This ended up probably one of my best run races ever. My first mile was easy, and somewhere around 7:25.  Just after the first mile, I spotted Stephen Murley from STARRT up ahead a bit, and I made it my goal to catch up to him and run with him.  I caught him around mile 2, and we proceeded to run the entire rest of the race together, pushing each other along.  It was awesome! We kept targeting people ahead of us, picking them off, and putting them in our dust.  When one of us started to fall back a bit, the other would provide encouragement until you were back on the pace.  We passed a LOT of people from about 3 or 4 miles until the last mile.

I only looked at my watch twice during the race, once at the halfway point (5 miles), and at the 10K marker.  Our 5 mile split was 36:15, and I remember saying to Stephen, "We should hopefully be able to make it into the 12's still".  I wasn't entirely sure, though, as I knew all the bigger hills were in the last half.  Stephen had a Garmin watch on and occasionally would let me know a split, and some of our mile splits were around 6:50, which was faster than I had ever run in a 10mile race (and maybe even in a 10k)!  Somehow, I kept getting stronger and stronger throughout the race, and by the time we reached the last mile where they have the time clock running, I started to realize we hadn't really slowed down at all!

Lots of STARRT peeps post-race - Tari, Stephen M., Nicole, Dave (back), Larry, me, and Steeven J.



The last mile was super speedy, and super painful.  My finishing time was 1:11.37, and Steve finished 3 seconds ahead of me.  This was a great time for both of us!  A PB by almost 3 minutes, and a negative split by almost a minute! Definitely surprised myself with that.  All that speedwork seems to be paying off.  Next goal will be sub-70min for this distance, it's within reach...

There's plenty more work to be done, but this is a great start to the year.  Next race will be the Mother's Day 10km on May 11.  Looks like the course and location have changed, so hopefully it won't be 10.5 or 11km like it usually is!  LOL!

Happy training!

Wednesday, March 19, 2014

Getting the Work Done

I've settled nicely into my new life outside the corporate world and so far am enjoying every minute! Lately I've thrown down some quality training weeks and feel like my fitness and strength are climbing to new heights.  As I'm only working part-time right now - yay (and will definitely enjoy it while it lasts, which will not be forever) - I have been getting in some killer workouts with plenty of recovery mixed in.  Compared to previous years, I'm definitely doing more than I usually would at this time of year, in fact it's about the same type of volume as what I typically manage over the summer.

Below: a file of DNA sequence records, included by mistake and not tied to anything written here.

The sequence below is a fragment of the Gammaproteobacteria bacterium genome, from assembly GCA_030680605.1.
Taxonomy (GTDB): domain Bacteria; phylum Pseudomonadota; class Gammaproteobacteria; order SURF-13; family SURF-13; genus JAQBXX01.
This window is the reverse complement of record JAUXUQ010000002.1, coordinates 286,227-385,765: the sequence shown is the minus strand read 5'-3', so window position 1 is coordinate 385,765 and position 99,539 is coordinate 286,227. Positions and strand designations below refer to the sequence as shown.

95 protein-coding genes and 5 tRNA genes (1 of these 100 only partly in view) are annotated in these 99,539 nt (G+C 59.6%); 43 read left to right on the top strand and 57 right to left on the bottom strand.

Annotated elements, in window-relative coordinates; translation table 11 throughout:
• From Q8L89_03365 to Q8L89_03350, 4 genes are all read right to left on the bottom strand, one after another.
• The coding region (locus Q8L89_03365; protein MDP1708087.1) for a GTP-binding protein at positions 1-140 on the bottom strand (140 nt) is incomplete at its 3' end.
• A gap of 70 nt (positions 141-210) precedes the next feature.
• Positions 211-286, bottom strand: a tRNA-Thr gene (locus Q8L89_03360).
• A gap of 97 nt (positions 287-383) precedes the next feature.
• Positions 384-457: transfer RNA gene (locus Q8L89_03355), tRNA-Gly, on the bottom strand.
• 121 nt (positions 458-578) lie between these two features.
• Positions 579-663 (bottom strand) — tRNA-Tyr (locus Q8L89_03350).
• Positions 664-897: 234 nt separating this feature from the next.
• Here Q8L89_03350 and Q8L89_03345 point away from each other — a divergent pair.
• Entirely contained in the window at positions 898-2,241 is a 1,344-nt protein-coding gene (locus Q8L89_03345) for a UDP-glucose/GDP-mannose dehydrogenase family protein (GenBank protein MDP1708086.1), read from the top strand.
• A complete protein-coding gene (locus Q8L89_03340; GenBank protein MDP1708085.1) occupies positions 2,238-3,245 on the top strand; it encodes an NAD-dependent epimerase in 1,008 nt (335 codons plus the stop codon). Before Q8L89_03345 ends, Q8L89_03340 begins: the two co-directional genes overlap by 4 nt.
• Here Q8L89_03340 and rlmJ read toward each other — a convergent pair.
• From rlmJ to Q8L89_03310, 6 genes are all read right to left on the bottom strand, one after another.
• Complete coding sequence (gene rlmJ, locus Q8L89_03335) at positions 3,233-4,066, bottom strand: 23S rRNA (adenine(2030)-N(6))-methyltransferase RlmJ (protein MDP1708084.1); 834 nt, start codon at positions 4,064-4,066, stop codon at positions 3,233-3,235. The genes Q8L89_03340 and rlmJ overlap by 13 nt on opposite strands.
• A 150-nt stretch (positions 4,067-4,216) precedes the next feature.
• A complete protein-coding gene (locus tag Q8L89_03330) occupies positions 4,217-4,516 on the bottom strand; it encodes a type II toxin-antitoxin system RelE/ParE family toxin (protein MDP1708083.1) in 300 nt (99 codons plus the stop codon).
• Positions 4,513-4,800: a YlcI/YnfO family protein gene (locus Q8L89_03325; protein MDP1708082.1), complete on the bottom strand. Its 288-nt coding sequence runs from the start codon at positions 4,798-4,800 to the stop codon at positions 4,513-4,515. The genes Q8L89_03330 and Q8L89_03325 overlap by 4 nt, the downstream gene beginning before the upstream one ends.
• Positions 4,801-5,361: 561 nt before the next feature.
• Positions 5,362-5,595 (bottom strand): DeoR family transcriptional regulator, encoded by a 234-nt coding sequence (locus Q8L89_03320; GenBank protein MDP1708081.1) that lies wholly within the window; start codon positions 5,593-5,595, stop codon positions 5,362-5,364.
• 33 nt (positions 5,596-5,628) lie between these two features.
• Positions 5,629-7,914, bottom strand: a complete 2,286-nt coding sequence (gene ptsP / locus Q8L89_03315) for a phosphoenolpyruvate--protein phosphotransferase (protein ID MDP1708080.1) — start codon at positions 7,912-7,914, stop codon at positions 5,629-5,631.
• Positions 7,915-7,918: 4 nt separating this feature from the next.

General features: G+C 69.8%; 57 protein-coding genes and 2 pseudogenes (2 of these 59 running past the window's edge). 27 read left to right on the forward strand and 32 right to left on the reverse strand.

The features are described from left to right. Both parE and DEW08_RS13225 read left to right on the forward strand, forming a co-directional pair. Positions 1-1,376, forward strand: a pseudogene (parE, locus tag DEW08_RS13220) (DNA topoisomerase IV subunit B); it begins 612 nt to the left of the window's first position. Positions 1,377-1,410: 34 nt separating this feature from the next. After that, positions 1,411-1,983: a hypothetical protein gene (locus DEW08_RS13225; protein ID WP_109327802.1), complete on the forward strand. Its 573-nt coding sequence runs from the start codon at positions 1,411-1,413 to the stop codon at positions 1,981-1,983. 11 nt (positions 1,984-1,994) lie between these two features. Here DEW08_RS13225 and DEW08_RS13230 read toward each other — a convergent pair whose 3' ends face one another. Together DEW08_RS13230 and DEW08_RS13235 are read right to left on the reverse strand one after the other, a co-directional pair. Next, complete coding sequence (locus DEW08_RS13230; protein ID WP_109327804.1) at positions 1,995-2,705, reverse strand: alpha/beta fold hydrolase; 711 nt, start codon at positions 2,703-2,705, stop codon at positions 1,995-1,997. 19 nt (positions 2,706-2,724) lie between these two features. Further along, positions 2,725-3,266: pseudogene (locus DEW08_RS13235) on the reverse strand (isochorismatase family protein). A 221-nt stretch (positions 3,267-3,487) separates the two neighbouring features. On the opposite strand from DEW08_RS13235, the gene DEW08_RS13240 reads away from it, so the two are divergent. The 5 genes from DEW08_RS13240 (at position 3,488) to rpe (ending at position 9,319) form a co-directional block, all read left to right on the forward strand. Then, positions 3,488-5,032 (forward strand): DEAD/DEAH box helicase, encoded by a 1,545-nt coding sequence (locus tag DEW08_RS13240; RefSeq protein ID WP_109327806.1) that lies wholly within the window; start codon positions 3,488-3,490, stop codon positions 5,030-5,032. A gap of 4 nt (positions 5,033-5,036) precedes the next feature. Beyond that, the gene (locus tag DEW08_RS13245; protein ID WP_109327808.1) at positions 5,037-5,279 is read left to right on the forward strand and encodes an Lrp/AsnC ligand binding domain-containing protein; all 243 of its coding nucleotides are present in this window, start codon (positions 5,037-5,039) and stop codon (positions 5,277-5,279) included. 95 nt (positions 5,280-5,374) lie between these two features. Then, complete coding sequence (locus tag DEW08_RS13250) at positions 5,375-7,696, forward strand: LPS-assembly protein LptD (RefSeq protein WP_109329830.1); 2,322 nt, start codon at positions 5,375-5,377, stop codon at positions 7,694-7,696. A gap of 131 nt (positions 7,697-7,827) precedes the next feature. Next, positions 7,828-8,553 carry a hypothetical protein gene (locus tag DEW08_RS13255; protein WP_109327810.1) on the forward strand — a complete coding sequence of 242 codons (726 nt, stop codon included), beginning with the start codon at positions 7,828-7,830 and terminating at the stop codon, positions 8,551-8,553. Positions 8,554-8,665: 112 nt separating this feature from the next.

This happens to be a recovery week, which my body desperately needs. Here's hoping that my legs will absorb the previous hard training and things will come around.  I've really been focusing on both biking and running, with swimming taking a backseat, as I've only been getting in the pool twice a week for 2K-2.5K.  Time to increase that to 3 swims a week, starting this week.  My running volume has increased quite a bit over the past 6 weeks, I'm running 4x a week but my total time per week is now up to 4.5-5 hours. And lots of speed work! My legs are really taking a beating.  With the insanely crappy winter we've had here, I haven't gotten outside as much as I would have liked, but the treadmill is a great tool and I have been on it a helluva lot.  All of my speed sessions and hill work have been done on the treadmill (and a couple at the track), with some crazy hard sessions, including this one:


 Ladder workout on the treadmill - can you say ouch?  But I skipped the middle 10 minute interval as the workout was long enough as it is. Even with leaving that portion out, the workout was still 70 minutes!

I've also religiously been going to hot yoga once a week since October, and my body is thanking me for it! I find it really helps to strengthen my hips and spine, and everything feels better when I go to these regular sessions.  Moksha flow is where it's at!  2-3 hours of strength and or yoga a week is what I aim for, and for the most part I've been hitting that target.  

With all this training, I need to make sure I am fueling for performance, rather than just 'eating'.  I love to cook and eat mostly whole foods, having cut out most of the processed and convenience crap I used to like to eat. I love making easy meals from scratch, like this one:  

Cooking up healthy meals - slow cooker beef stew.  Just throw everything in there and leave it for 4-6 hours!  I'll usually bake up a batch of cheese scones or baking powder biscuits to go along with the stew.  They're heavenly when still warm from the oven!